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I'm just an undergraduate math student, and I need to make a CV for a research application. However, from the CVs that I have already seen I have nowhere near enough to fill probably half of a page. I mean I can really only put my education history which is 3 schools. What else should I put?

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Highly related: Why is an academic CV not the place to sell? – Ooker Nov 11 '15 at 10:31

You may want to consider looking at resume samples. My university has some great samples that students of all levels have used:

Notice that many of them make up for their lack of experience by providing specific examples of work they had done.

For example, suppose you had done an empirical project for an applied mathematics course. You could list that on your CV and provide information on how you had gone about doing the research.

Most undergraduates, I find have lots of experience relevant to the position they are applying to from experiences that on face-value appear to not be connected. Think of anything that utilizes skills that would be relevant for research.

Here is an example of something I used awhile ago.


Research Experience:

Honours Thesis - Aging, Risk Aversion, and Stock Investment

  • Compiled and arranged data from the Survey of Financial Security.

  • Constructed statistical models to analyze trends in investment over Canadian's life-time.

  • Controlled for violation of statistical assumptions, such as: auto-correlation, non-normality, and multi-collinearity.

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Before starting research, An undergraduate student really only has a résumé. A curriculum vitae is generally intended for someone who is intending to pursue a career in research, and has a somewhat "standardized" format (although there are still many variations).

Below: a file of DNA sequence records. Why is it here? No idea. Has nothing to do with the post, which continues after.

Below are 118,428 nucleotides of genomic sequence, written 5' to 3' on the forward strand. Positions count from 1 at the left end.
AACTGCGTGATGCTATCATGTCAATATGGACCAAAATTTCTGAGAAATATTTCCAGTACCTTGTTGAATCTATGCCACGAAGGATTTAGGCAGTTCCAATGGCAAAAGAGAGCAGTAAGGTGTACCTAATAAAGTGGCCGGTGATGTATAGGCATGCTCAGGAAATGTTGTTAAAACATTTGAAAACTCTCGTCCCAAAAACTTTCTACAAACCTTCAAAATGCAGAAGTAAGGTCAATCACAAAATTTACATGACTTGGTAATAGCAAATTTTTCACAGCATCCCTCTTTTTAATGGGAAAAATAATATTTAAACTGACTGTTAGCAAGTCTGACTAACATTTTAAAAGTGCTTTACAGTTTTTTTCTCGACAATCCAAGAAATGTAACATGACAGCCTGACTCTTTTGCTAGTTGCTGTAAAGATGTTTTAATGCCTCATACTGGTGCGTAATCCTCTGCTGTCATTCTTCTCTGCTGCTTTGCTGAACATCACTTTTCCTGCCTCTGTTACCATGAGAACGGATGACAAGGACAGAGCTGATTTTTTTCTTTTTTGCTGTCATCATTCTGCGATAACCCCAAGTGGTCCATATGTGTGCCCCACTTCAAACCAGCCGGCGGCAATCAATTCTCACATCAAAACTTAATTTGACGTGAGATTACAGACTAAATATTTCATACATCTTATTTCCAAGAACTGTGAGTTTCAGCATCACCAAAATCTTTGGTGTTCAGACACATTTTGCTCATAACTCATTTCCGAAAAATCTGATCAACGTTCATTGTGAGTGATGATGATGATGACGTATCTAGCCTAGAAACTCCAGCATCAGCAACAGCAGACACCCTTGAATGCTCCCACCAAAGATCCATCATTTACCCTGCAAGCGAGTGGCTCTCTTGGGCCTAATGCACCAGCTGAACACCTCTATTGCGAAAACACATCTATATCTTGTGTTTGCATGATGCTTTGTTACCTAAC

But as a young student just beginning to do research, I would recommend that you focus on listing skills that you have that would make you appealing to someone interested in hiring you. If you have more than the standard training for someone at your level in university (more courses, have already done research projects, etc.), then you should list that information. Similarly, if you have special skills (programming languages, familiarity with specific techniques or tools, etc.), then those should also be listed.

Any jobs that you've held that might also prepare you for such an experience would also be of interest.

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In Europe, 'CV' doesn't have this connotation and is used in the same sense that Americans use résumé. – jwg Feb 14 '13 at 14:07

CVs and resumes vary greatly by field and level of experience. A CV of an undergraduate applying to graduate school is very different than the CV of a associate professor applying to become a full professor. I would suggest talking to your classmates and the career services at your university.

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